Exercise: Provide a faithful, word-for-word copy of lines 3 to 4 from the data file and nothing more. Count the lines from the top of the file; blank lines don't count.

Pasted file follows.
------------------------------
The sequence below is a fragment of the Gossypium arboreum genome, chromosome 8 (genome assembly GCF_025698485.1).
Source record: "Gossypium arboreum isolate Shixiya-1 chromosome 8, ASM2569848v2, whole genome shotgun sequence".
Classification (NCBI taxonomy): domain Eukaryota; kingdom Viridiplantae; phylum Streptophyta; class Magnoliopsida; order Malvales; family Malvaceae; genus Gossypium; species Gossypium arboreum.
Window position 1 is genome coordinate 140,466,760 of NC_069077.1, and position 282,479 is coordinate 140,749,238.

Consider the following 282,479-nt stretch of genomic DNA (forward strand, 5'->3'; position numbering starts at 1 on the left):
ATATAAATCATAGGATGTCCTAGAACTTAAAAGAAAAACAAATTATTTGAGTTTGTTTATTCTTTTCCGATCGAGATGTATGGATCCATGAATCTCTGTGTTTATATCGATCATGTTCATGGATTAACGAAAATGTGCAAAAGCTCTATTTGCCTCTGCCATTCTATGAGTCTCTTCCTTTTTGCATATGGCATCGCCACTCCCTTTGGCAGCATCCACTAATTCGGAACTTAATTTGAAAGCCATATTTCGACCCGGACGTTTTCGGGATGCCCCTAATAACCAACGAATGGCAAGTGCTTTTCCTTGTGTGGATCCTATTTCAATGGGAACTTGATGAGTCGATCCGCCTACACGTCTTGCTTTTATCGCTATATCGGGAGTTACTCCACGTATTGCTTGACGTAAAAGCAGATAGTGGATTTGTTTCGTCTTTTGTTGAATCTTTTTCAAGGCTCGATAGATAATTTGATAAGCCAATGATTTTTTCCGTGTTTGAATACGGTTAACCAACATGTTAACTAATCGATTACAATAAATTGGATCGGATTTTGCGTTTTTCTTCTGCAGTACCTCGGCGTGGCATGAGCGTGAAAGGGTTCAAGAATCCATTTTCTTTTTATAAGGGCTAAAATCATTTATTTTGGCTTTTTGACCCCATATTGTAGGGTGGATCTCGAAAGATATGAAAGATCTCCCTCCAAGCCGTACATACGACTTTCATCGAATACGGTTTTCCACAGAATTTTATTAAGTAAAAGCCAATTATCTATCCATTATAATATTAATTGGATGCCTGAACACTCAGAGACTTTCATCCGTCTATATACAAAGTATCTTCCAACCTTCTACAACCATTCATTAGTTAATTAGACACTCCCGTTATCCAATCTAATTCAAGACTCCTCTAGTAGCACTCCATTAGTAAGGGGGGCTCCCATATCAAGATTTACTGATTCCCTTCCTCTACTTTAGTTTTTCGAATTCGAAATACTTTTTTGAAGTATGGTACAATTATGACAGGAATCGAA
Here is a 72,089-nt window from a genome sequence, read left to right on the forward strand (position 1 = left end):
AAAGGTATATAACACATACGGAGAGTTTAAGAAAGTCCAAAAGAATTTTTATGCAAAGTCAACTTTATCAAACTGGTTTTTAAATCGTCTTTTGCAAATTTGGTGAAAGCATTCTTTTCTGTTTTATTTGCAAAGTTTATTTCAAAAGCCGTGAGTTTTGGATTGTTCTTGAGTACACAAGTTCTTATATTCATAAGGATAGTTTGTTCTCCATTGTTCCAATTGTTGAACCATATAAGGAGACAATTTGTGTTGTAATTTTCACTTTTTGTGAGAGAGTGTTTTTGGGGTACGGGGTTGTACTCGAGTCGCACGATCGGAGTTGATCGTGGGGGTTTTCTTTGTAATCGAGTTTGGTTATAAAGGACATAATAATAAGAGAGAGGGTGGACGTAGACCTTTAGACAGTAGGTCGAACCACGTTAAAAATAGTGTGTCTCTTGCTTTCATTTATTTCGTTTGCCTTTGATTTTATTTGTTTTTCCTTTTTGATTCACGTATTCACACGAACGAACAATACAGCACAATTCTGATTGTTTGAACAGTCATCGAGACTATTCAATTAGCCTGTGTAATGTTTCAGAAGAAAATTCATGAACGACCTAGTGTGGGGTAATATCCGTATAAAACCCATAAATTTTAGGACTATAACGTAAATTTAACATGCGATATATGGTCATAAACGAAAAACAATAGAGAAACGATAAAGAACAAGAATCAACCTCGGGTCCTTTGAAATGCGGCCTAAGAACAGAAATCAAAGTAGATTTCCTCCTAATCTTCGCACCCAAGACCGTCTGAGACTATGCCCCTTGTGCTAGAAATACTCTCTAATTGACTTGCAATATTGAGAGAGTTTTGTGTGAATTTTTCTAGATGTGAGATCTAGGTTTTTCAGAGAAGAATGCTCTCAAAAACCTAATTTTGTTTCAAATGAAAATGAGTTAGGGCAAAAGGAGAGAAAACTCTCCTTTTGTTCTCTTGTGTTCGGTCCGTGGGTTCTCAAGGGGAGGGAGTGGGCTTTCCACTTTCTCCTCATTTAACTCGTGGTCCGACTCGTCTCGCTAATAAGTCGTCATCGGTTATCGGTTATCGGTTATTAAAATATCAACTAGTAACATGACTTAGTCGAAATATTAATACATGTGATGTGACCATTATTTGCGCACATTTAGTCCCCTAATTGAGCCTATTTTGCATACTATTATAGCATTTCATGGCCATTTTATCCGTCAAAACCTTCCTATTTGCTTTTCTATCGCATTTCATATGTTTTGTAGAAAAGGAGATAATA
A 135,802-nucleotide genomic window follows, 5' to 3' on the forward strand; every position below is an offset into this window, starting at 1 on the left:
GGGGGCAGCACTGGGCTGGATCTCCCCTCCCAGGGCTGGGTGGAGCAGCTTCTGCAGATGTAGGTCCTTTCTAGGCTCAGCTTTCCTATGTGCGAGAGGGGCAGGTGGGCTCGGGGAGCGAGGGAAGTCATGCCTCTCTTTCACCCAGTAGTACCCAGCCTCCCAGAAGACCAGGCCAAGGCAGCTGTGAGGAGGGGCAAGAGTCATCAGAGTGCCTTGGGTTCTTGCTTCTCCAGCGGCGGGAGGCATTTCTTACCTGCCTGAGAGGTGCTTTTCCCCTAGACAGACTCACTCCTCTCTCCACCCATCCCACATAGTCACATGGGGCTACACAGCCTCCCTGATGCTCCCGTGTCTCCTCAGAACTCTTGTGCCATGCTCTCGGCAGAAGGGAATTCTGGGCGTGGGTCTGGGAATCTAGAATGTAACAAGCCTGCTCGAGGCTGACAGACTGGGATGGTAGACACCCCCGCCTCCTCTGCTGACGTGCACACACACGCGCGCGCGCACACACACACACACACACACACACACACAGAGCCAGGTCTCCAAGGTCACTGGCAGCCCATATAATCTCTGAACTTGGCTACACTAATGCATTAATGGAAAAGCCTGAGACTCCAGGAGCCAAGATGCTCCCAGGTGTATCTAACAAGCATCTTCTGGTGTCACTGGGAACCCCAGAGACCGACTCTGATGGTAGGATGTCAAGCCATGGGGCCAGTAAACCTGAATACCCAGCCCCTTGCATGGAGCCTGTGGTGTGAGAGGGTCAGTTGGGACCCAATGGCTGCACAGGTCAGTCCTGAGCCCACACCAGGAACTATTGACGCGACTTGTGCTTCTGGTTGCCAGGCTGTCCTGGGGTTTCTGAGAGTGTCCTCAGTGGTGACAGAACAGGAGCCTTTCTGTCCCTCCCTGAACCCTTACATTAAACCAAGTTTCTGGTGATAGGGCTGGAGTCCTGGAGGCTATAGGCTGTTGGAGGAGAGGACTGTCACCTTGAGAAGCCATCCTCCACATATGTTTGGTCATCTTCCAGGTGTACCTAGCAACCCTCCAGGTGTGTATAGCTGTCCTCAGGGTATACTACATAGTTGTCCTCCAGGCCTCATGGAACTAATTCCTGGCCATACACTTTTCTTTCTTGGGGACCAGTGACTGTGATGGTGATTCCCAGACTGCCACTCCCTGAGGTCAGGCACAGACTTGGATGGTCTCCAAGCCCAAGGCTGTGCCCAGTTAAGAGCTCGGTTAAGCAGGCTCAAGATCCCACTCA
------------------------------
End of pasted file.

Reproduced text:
Classification (NCBI taxonomy): domain Eukaryota; kingdom Viridiplantae; phylum Streptophyta; class Magnoliopsida; order Malvales; family Malvaceae; genus Gossypium; species Gossypium arboreum.
Window position 1 is genome coordinate 140,466,760 of NC_069077.1, and position 282,479 is coordinate 140,749,238.